On Jan. 28, 1742, a derelict craft washes up on the coast of Brazil, carrying 30 hollow-eyed, emaciated men with a harrowing tale to tell. They claimed to be survivors of the Wager, a British warship that had left England two years earlier on a secret operation in connection with the British Empire’s war with Spain.
The Wager’s mission? A member of a stealth strike force tasked with intercepting a Spanish treasure-filled galleon known as “the prize of all the oceans” that was transporting a fortune in silver from Mexico to Spain. The Wager was wrecked on a desolate island off the coast of Patagonia and never completed its mission.
Finally in desperation, the survivors, marooned for months and facing certain death by starvation, jury-rigged the craft and sailed for more than 100 days, traveling nearly 3,000 miles across tempest-tossed seas.
The men were greeted as heroes, until, six months later, an even more woebegone vessel made land on the coast of Chile. On it were three survivors, in no better shape than the 30 who landed in Brazil, and their story contradicted the story of the others in every significant detail.
The passengers on the craft that washed ashore in Brazil were mutineers who had left the three to die, abandoned their mission and against all odds made a desperate attempt to reach safer shores.
The first group responded with counter-charges of their own, damning accusations about a tyrannical and murderous captain and his henchmen. It became clear that while stranded on the island the desperate and dying crew had devolved into anarchy, splitting into warring factions fighting for domination over the others and control over their fate.
As charges of treachery and murder flew, the British Admiralty convened a court martial to find out the truth. At stake were the very lives of the guilty parties via a one-way trip to the gallows.
What are we to make of this fantastical tale of survival and treachery on the high seas? Is it the product of the fevered imaginings of a hyper-caffeinated novelist? How about a meticulously researched and assembled chronicle of actual events by an author with a sterling reputation for ferreting out the truth and presenting it in a page-turner of a narrative that entertains, informs and leaves the reader with grave questions to ponder about the shaping of the truth to serve the Byzantine political machinations of the powers that be?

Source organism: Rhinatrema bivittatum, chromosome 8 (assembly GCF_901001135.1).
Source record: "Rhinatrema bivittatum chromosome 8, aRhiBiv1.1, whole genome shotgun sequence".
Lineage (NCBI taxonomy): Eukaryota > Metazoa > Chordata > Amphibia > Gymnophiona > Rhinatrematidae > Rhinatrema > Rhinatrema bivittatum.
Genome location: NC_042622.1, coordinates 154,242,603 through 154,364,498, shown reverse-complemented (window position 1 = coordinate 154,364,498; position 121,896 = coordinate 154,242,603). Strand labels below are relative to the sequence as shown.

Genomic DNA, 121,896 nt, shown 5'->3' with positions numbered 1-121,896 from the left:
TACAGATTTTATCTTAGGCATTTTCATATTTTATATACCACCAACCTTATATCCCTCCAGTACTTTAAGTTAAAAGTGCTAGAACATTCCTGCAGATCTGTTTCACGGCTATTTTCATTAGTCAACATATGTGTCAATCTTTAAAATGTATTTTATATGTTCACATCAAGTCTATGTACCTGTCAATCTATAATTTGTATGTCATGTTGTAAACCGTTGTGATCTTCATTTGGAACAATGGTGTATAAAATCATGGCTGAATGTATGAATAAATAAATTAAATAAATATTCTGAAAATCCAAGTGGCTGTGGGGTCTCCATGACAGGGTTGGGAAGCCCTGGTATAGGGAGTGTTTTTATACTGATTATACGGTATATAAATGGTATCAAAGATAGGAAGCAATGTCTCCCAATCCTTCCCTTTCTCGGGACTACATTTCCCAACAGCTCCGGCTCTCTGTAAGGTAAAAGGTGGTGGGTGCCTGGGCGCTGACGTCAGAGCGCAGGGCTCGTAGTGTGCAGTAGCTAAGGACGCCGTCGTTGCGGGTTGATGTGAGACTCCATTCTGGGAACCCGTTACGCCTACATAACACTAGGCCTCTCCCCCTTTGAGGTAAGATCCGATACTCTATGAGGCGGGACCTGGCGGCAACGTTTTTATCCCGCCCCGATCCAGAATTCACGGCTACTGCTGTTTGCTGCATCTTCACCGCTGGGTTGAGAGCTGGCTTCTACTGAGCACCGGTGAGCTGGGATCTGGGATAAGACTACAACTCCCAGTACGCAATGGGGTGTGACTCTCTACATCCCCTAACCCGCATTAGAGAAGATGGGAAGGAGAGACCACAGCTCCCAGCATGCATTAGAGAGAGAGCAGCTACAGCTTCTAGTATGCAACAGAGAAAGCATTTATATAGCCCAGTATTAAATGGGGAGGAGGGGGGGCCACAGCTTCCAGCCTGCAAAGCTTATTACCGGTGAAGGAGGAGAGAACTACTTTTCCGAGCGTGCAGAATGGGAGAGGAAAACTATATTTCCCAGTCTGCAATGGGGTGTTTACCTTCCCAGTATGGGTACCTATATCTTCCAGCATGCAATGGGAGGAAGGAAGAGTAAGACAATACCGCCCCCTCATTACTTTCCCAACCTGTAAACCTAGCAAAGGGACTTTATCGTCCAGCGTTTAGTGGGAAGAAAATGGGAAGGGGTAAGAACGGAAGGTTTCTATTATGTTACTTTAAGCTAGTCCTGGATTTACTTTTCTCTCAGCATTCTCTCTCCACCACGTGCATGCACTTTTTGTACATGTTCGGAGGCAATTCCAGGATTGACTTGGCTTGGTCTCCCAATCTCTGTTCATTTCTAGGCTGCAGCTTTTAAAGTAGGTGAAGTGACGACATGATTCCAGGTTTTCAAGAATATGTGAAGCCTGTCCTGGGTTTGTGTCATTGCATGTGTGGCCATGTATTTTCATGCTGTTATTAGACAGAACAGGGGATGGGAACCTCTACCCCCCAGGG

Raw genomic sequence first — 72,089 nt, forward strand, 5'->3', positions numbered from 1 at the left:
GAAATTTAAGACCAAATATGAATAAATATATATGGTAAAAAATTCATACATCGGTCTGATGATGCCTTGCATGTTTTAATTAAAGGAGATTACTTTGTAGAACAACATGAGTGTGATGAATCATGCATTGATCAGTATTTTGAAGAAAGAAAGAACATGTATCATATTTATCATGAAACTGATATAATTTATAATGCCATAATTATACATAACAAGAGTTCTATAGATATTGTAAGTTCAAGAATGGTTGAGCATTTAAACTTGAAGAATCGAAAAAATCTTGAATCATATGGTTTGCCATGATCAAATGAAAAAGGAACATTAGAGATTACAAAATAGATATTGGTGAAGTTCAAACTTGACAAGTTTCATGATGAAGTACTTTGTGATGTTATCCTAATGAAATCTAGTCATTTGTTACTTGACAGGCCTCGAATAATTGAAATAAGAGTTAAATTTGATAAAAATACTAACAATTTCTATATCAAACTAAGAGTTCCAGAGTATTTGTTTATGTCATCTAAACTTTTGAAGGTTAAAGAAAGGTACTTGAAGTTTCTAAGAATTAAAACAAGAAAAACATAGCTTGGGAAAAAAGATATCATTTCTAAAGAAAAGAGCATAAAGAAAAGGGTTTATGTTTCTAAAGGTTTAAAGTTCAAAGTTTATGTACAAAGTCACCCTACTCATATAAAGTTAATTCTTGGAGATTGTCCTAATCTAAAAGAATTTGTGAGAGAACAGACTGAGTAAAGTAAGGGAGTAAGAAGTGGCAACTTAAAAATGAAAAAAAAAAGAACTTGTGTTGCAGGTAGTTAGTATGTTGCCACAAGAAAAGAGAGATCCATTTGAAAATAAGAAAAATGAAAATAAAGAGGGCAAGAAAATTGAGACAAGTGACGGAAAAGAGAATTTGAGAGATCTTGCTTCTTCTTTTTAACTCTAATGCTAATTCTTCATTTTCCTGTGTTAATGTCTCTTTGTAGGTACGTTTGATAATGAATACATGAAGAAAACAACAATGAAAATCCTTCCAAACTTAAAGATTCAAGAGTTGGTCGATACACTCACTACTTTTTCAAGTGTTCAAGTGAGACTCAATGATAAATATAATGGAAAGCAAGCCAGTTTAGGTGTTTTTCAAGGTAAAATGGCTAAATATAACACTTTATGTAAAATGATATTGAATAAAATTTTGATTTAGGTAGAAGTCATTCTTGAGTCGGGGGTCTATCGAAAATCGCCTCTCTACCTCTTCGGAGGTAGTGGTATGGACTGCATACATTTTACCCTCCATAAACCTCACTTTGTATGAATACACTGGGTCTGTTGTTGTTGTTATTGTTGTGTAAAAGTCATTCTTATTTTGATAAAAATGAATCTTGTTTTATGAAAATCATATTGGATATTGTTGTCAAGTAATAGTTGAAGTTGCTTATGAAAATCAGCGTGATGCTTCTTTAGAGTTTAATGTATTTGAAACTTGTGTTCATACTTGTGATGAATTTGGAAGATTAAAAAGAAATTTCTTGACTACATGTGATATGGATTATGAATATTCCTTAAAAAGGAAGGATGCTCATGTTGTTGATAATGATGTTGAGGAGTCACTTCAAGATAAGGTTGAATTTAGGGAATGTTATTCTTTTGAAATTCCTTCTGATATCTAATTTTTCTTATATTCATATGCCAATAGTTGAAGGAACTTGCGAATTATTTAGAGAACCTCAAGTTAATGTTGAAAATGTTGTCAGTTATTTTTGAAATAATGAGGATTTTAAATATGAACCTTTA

In the tale told in “The Wager: A Tale of Shipwreck, Mutiny and Murder” (Doubleday), the latter is the case. David Gann, the author of the New York Times bestsellers Killers Of The Flower Moon and The Lost City Of Z has earned a reputation as a meticulous researcher with a talent for putting the results of his labor together in a way that reads like a page-turner of an entertaining novel while raising a number of serious political and social issues that continue to resonate today.
In his research for The Wager, Gann took a deep dive into the surprisingly extensive, and often conflicting, first-hand accounts of crew members, official records of the British Admiralty and other authoritative sources, and turns up some appalling statistics.
As to the capture of the Spanish galleon; the 400,000 pound “prize” pales in comparison to a war that cost British taxpayers 43 million. By the end of the mission, of the 2,000 men who left Portsmouth less than 700 survived.
More’s the miracle that any survived; Gann’s narrative puts us in the middle of the action; the appalling shipboard conditions, scurvy, freezing temperatures, damp, howling wind, monstrous waves. When it comes to the run-up to the court-martial and the verdict (and its broader implications), he wisely stands back and lets the discrepancies in the various accounts stand, leaving us to draw our own conclusions.
For, as Gann states in the opening sentence of The Wager’s prologue: “The only impartial witness was the sun.”